GM Zviad Izoria (MAN) wins Week 9 Game of the Week


After one of the most successful seasons in USCL History in 2013, GM Izoria continues his torrid pace, winning Game of the Week in a close vote in a big win for his team that has put them in good position to try to capture the Eastern Division Title.


1st Place: GM Zviad Izoria (MAN) vs SM Mika Brattain (NE) 1-0


In a strong effort, GM Izoria won material with the aesthetically pleasing 19. Nc6!!


IM Jake Kleiman (1st Place, 5 Points): Izzy gets my nomination for Game of the Week. I’ve never seen a tactic with the exact motif of the position after the very simple but cool looking 19. Nc6. Izoria played the game well from start to finish and showed creativity along the way.


FM Jason Doss (2nd Place, 4 Points): Stonewall players everywhere rejoiced with this game. Ok, it wasn’t a Stonewall, but close enough. Maybe this idea of g6-f5 gives Black a few too many weaknesses to deal with in a practical situation. Perhaps a similar idea with Ne8 and f6 would have kept the e-file and the pesky e5 square from becoming so problematic. Izoria does an excellent job pouncing on the swiss-cheese nature of Black’s position.


GM Robert Hess (4th Place, 2 Points): To me, the only cool moment of the game was 19. Nc6!, a great tactical shot. White’s Knight is completely en prise, but neither Black Knight can capture it without losing material. Before and after this move, though, the game was a cakewalk. Izoria easily gained space and a superior position, and the much lower rated Brattain couldn’t keep up with the 2013 runner-up for USCL MVP.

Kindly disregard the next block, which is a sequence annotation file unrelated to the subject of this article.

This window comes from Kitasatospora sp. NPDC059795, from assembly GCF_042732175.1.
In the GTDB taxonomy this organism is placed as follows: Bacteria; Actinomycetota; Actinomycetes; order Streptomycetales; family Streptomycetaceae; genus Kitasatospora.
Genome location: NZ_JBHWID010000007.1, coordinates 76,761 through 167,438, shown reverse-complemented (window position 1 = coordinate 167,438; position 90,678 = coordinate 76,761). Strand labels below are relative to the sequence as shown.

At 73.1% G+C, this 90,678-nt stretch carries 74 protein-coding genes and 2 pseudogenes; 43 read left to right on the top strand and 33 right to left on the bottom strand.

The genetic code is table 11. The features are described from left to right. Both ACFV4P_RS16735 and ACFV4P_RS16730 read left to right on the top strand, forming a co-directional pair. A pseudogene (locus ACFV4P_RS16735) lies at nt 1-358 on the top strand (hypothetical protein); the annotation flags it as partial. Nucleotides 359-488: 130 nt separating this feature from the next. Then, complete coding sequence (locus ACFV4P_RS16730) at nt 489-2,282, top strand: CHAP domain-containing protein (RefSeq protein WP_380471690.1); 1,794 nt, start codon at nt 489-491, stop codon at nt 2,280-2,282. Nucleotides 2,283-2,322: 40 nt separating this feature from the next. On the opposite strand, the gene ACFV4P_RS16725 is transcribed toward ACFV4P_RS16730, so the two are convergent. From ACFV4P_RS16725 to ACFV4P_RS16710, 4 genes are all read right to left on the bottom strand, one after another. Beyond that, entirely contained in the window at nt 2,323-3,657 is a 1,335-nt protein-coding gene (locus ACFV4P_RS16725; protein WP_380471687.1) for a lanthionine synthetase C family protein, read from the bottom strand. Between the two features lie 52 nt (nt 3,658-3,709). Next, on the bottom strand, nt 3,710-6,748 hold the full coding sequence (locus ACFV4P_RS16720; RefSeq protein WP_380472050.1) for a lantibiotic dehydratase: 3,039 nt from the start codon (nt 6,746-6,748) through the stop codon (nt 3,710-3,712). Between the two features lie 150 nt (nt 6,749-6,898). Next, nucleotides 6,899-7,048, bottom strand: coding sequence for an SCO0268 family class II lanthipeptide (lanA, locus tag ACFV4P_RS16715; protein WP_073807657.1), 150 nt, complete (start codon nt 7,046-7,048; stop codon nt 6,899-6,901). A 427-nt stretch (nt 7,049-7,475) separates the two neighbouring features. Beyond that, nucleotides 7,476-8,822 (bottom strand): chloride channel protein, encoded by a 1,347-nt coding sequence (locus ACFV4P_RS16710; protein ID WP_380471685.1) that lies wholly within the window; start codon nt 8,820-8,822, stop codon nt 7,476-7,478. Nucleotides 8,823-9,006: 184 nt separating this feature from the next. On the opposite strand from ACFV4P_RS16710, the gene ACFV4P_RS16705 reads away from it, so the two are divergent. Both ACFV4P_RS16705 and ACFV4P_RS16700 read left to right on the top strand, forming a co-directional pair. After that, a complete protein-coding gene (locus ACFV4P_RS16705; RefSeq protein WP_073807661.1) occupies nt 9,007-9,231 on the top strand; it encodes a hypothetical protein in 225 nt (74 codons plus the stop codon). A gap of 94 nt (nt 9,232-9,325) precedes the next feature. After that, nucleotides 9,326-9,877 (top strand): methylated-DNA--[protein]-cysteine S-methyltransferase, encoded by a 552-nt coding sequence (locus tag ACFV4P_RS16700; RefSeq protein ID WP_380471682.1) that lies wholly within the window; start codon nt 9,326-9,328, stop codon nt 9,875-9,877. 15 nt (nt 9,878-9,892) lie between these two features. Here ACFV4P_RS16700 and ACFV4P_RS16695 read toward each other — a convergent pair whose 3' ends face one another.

Tiebreaker Judge, IM Marc Esserman (1st Place)


Total score of Izoria vs Brattain: 11 Points



2nd Place: GM Conrad Holt (DAL) vs GM Mauricio Flores (MIN) 1-0


Taking advantage of Black’s weaknesses, GM Holt plunged forward with 26. Rc6!, winning decisive material


FM Jason Doss (1st Place, 5 Points): A nice game to show kids about piece centralization! This game feels very proper from White’s point of view. Even if Black is not so much worse according to the silicon monster, it still feels like the weakened King and uncoordinated aspect of his pieces will do him in. I really like how Holt zero’d in on the g6 and c6 squares so quickly. Perhaps this is a bit too one-sided, but really well executed by Holt.


GM Robert Hess (2nd Place, 4 Points): This game was easy for Holt, who seemed to know the intricacies of the opening better than his opponent. 13. Nxf7 is optically pleasing, but not a difficult tactic. White’s pieces were simply better than Black’s, and Thunder Holt (nickname courtesy of Danny Rensch) could not be stopped. Flores’s overextended Pawn structure did him no favors, as they became susceptible to attack (the d4 pawn did a nice job keeping the c and e Pawns at bay. Conrad won material and swiftly defeated his GM opponent – a nice effort, but too easy a game to win the GOTW prize.


IM Jake Kleiman (4th Place, 2 Points): Holt played a really nice game. I wanted to rank this one higher, but the fireworks were lacking.


Tiebreaker Judge, IM Marc Esserman (2nd Place)


Total score of Holt vs Flores: 11 Points



3rd Place: IM Alexander Katz (NE) vs GM Giorgi Kacheishvili (MAN) 1-0


In a nice upset, IM Katz continued nicely with 28. h5!, winning back material, and transposing to a winning endgame